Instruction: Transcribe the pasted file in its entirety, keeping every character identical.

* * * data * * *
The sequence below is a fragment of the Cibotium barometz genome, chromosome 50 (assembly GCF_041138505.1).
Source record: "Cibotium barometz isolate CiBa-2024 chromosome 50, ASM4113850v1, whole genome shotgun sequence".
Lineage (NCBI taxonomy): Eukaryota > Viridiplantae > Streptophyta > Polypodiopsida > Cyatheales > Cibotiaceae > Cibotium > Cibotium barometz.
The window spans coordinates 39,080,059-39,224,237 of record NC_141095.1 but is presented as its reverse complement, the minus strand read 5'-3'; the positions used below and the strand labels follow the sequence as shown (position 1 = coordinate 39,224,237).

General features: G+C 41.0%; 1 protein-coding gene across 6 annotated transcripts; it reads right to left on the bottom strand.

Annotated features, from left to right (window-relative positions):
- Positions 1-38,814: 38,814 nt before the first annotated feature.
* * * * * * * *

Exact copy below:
The sequence below is a fragment of the Cibotium barometz genome, chromosome 50 (assembly GCF_041138505.1).
Source record: "Cibotium barometz isolate CiBa-2024 chromosome 50, ASM4113850v1, whole genome shotgun sequence".
Lineage (NCBI taxonomy): Eukaryota > Viridiplantae > Streptophyta > Polypodiopsida > Cyatheales > Cibotiaceae > Cibotium > Cibotium barometz.
The window spans coordinates 39,080,059-39,224,237 of record NC_141095.1 but is presented as its reverse complement, the minus strand read 5'-3'; the positions used below and the strand labels follow the sequence as shown (position 1 = coordinate 39,224,237).

General features: G+C 41.0%; 1 protein-coding gene across 6 annotated transcripts; it reads right to left on the bottom strand.

Annotated features, from left to right (window-relative positions):
- Positions 1-38,814: 38,814 nt before the first annotated feature.